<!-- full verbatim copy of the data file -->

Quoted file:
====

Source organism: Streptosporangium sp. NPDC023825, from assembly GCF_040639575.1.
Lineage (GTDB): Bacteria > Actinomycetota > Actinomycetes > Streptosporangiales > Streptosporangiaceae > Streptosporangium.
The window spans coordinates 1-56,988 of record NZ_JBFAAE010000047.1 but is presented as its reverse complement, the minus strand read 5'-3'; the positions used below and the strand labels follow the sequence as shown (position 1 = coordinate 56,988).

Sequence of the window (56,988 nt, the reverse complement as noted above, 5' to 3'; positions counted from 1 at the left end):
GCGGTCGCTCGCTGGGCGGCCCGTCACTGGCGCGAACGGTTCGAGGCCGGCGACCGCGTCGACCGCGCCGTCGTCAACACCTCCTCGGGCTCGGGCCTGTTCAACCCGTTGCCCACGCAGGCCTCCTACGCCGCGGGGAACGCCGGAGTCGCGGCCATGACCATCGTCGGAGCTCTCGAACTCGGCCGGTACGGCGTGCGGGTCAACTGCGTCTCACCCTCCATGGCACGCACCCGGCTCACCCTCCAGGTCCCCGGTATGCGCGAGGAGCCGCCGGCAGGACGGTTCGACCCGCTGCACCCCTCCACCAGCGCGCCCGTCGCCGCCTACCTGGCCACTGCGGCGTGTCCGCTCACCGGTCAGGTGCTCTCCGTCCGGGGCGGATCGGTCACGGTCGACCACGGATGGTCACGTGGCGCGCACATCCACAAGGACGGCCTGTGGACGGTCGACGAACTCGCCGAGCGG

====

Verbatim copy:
Source organism: Streptosporangium sp. NPDC023825, from assembly GCF_040639575.1.
Lineage (GTDB): Bacteria > Actinomycetota > Actinomycetes > Streptosporangiales > Streptosporangiaceae > Streptosporangium.
The window spans coordinates 1-56,988 of record NZ_JBFAAE010000047.1 but is presented as its reverse complement, the minus strand read 5'-3'; the positions used below and the strand labels follow the sequence as shown (position 1 = coordinate 56,988).

Sequence of the window (56,988 nt, the reverse complement as noted above, 5' to 3'; positions counted from 1 at the left end):
GCGGTCGCTCGCTGGGCGGCCCGTCACTGGCGCGAACGGTTCGAGGCCGGCGACCGCGTCGACCGCGCCGTCGTCAACACCTCCTCGGGCTCGGGCCTGTTCAACCCGTTGCCCACGCAGGCCTCCTACGCCGCGGGGAACGCCGGAGTCGCGGCCATGACCATCGTCGGAGCTCTCGAACTCGGCCGGTACGGCGTGCGGGTCAACTGCGTCTCACCCTCCATGGCACGCACCCGGCTCACCCTCCAGGTCCCCGGTATGCGCGAGGAGCCGCCGGCAGGACGGTTCGACCCGCTGCACCCCTCCACCAGCGCGCCCGTCGCCGCCTACCTGGCCACTGCGGCGTGTCCGCTCACCGGTCAGGTGCTCTCCGTCCGGGGCGGATCGGTCACGGTCGACCACGGATGGTCACGTGGCGCGCACATCCACAAGGACGGCCTGTGGACGGTCGACGAACTCGCCGAGCGG